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  • The iPod Virus: Did Apple Say the Wrong Thing?

    October 20th, 2006

    Decades ago, President Truman said that the buck stops here, and this is something you can take to the bank when it comes to a responsible politician, few though they may be, and, of course, the corporate executive. Or at least, that’s the way it should be.

    So when the news came that a small number of new iPods shipped with a Windows virus, questions quickly arose about whether it was some sort of secret plot from Apple to embarrass Microsoft or just an accident, a mistake on the part of one of its contract manufacturers.

    The facts are fairly simple, and here’s Apple’s official statement on the subject: “We recently discovered that a small number — less than 1% — of the Video iPods available for purchase after September 12, 2006, left our contract manufacturer carrying the Windows RavMonE.exe virus. This known virus affects only Windows computers, and up to date anti-virus software which is included with most Windows computers should detect and remove it. So far we have seen less than 25 reports concerning this problem. The iPod nano, iPod shuffle and Mac OS X are not affected, and all Video iPods now shipping are virus free. As you might imagine, we are upset at Windows for not being more hardy against such viruses, and even more upset with ourselves for not catching it.”

    Naturally, Microsoft was none too happy with that little dig about Windows’ susceptibility to viruses. Microsoft’s Jonathan Poon, who is responsible for scanning Microsoft products for viruses before they ship, said in a blog entry: “It’s not a matter of which platform that the virus originated. The fact that it’s found on the portable player means that there’s an issue with how the quality checks, specifically the content check was done. This also indicates that through the manufacturing cycle, the base device from which the image was duplicated to the other devices in the manufacturing run, was connected to a PC that most probably did not have , and I quote their press release, ‘up to date anti-virus software which is included with most Windows computers.’ ”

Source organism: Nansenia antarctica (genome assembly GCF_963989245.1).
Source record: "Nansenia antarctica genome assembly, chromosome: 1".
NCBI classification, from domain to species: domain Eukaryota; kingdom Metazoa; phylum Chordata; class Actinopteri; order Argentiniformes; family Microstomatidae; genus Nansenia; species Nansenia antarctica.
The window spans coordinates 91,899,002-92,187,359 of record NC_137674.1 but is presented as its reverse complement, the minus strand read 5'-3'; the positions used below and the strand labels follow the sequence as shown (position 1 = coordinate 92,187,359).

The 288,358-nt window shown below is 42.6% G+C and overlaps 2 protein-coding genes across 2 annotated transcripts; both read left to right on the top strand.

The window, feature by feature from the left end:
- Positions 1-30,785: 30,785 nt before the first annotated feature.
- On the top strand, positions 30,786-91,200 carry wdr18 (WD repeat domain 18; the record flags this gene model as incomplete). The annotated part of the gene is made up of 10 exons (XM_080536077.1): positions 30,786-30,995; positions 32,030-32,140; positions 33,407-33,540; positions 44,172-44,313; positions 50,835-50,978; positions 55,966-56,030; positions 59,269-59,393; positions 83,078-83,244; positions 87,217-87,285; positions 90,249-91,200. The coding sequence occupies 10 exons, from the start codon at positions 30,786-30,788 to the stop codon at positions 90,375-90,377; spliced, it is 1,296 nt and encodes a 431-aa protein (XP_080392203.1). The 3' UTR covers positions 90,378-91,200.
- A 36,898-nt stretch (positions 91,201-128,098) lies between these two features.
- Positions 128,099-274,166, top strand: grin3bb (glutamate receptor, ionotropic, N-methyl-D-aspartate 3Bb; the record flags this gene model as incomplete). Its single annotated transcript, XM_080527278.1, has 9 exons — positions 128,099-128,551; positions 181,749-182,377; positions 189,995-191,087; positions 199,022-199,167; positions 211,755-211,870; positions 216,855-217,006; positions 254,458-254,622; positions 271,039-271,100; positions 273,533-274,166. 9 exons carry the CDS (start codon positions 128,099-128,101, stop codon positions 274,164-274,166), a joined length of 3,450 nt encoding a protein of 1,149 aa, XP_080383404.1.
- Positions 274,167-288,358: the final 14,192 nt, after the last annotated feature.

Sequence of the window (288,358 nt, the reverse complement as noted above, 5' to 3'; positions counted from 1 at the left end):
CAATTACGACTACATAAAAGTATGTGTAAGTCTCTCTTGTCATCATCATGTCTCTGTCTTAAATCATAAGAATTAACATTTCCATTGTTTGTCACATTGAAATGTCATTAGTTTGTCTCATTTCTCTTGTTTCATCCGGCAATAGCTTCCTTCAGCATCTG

Well, you had to expect that Microsoft wouldn’t take that crack lightly. However, it does seem to me that Apple did do due diligence in letting you know about the problem, and in providing information on how to rid the affected products of the problem. They even posted links to trial versions of virus software that could be used to clean any infected computers, after which users are asked to use iTunes 7 to restore the affected iPods to pristine condition.

    One might think that would be quite enough to resolve the issue, particularly since RavMonE.exe is one of the less virulent Windows viruses. More important, Windows users don’t need Apple Computer to tell them to use software to protect themselves against malware. That should be a standard requirement.

    However, some tech writers have gone off the deep end and suggested that Apple could have done more, and isn’t addressing the issue in a sufficiently serious fashion. I suppose that crack about Windows incited the right to excess.

    While you might say with some justification that it shouldn’t have happened in the first place, mistakes do happen. No doubt, Apple has taken measures to make sure the companies that build iPods and any other cross-platform products in the pipeline do a better job next time. It doesn’t matter what those measures might be, so long is the episode isn’t repeated any time soon.

    It’s also true that word has spread far and wide about the problem, so Windows users have been appropriately warned. Other than telling customers about running virus protection software and cleaning their iPods via the restore function, what else should Apple do? Should they offer to replace the infected iPods, or do the scanning for you in person?

    I suppose replacing the iPods, although the defect is easily removed, is at the discretion of the dealer. Some might do it, others might even be nice enough to do the virus scanning for you, and I’m thinking of the Apple Store, perhaps, and local retailers that have a commitment to customer service.

    Beyond that, let’s not attach too much significance to any of this, although it gave some of the more emotional Windows advocates a chance to vent their spleens about a phrase they didn’t like. Now they can go and get their lives back.



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    19 Responses to “The iPod Virus: Did Apple Say the Wrong Thing?”

    1. John C. Randolph says:

      No, they didn’t say the wrong thing at all. They owned up to their mistake, which was allowing an unsecurable product on their assembly line. If the makers of the unsecurable product are upset about that, to hell with them.

      -jcr

    2. Doc says: